Nature Blog Network

Big Garden Bird Watch

Last weekend in January sees the RSPB Big Garden Birdwatch. We have contributed to this for a number of years now - well over 10 - and have seen many changes in the bird population of the Lane over that time. Sadly these have not been for the better.

Overall a lower number of species seen this year compared with last. The decline of the starling continues and this is the first year in which there were no greenfinch - another declining species. No goldfinch, either. On the plus side the jay paid a visit and a song thrush was seen bathing in the pond. Both are firsts for our reporting but not new to the lane

Comparing the results:

2016 2015 2014 2013
starling 0 8 1 7
house sparrow 4 6 6 6
blackbird 2 4 3 3
long tailed tit 0 3 0 0
wood pigeon 2 2 3 2
magpie 2 2 2 1
carrion crow 2 2 1 4
chaffinch 2 2 0 0
goldfinch 0 1 6 4
greenfinch 0 1 5 5
great tit 2 1 2 3
robin 2 1 1 1
blue tit 1 1 1 1
dunnock 2 1 1 3
wren 1 1 1 0
pied wagtail 0 1 0 0
gt sp woodpecker 0 1 0 0
redwing 0 1 0 0
coal tit 0 1 0 0
LBB gull 4 0 4 0
jay 1 0 0 0
song thrush 1 0 0 0

New Year Plant Hunt

The Botanical Society of Britain and Ireland conducted their fifth New Year Plant Hunt, in which people submit reports of wildflowers and escapes in flower between Jan 1-4th.

It had never crossed my mind that anything would be in flower at that time of year and I certainly don't remember noticing any in previous years. During the first couple of days of the year there was a pretty regular stream of pictures on Twltter of flowers so decided to take part.

Nationally there were over 8500 records of plants in flower, covering 612 different species. This is up from 368 last year, and the highest number ever recorded. But even so - 368? In January? 612 species is approx a quarter of the plants flowering regularly in Britain. about a third are aliens

Over 3/4 of records were autumn-flowering plants still in bloom in the absence of frost. Less than 1/5 were early spring flowers. Apparently both daisy and dandelion are expected to be in flower at this time of year, which was news to me.

Not surprisingly the highest number were seen from the south and west of England where the weather it milder. Urban areas gave higher reports than rural ones.

I surveyed the lane and the field then wandered over Marl Pits. I searched for an hour - a third of the maximum period permitted under the survey.

Not a thing.

The recorder said that they had very few entries from Lancashire. Perhaps that's not surprising, if my findings are generalised.

Jelly fungi

Came across this fine jelly fungus whilst out on the New Year Plant hunt. It was attached to an old ash in the Paddock.

Jelly fungus 1 200 Jelly fungus 2 200

Jelly fungi have a fruiting body with a gelatinous surround to the hyphae. This expands when wet and drys out to a thin layer which may be virtually transparent and easy to miss. With the amount of rain we have had here recently they were pretty expanded. They are all heterobasidiomycota, i.e. with septate basidia (spore-producing structure on the fruiting body of the fungus), in contrast to the majority of mushrooms for example. Apparently they can also generate self-replicating spores without having to pass via a hyphae stage. Classification seems to be both complex and changeable.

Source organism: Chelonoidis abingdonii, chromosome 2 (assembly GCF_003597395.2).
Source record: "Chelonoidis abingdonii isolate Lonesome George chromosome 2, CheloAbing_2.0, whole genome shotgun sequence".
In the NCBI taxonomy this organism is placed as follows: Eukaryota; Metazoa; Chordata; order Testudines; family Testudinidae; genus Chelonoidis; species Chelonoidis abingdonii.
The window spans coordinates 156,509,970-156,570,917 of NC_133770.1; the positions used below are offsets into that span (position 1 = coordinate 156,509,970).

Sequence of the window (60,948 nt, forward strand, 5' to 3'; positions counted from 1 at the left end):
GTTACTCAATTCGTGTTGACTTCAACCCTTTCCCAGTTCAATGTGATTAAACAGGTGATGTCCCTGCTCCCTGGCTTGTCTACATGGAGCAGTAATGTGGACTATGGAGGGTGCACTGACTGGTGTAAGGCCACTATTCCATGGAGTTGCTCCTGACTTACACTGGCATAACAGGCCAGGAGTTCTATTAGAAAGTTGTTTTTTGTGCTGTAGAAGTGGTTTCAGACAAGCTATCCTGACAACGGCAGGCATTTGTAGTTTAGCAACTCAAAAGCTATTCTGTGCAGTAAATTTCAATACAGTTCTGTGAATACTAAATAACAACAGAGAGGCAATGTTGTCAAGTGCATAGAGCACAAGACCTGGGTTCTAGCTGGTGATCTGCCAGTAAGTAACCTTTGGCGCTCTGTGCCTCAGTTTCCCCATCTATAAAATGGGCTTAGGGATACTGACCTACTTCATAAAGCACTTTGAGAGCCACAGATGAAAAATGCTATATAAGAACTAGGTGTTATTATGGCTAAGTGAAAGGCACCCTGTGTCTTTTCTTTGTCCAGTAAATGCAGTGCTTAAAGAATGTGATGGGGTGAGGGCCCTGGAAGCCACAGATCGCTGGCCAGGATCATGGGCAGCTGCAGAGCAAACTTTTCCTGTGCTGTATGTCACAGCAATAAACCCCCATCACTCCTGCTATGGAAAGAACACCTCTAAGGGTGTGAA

Apparently jelly fungi are paraphyletic, i.e. the group contains the group's last common ancestor and all that ancestor's descendants with the exception of a small number of that group's monoleptic groups. Very few family reconstruction studies could claim that.

I haven't attempted formal identification. It may be Orange Jelly (Dacrymyces palmatus). Or it may not. If it is, it is apparently edible but I don't think I'll bother…

The velvet shank is out also, and something has been stripping the bark off it's supporting coppiced lime.

velvet shank 200

New Year Plant Hunt

The Botanical Society for Britain and Ireland hold a New Year Plant Hunt in which volunteers study their patch for 1-3 hours between January 1st and 4th, looking for higher plants in flower. This was the first year I had come across this survey and, inspired by the pictures on social media of numerous plants in flower in various parts of the country I trotted off for a gander along the Lane and New Cross Meadow armed with a notebook and a camera.

There wasn't a single plant in flower. Not one. Whilst the survey is only looking at wild and naturalised species, there wasn't even a garden plant in flower.

In a way I shouldn't have been surprised. The patch is mainly clay ground which saturates easily and is currently waterlogged. It is also a wilding meadow which is showing signs of previous nitrogen enrichment with a preponderance of N2 loving species.

Previous results suggest that urban areas with sheltered corners, plants with 'high seed production' flowers and garden escapes tend to produce high returns. Not here, then. It will be interesting when this year's results are in to see whether anyone found anything in flower in East Lancs.

First fauna of the year

Quiet start to the New Year with two blackbirds and one squirrel seen on the lane today. A little surprising as there were a large number of rabbits around in the days over Christmas and the jay has been pretty much in evidence recently.

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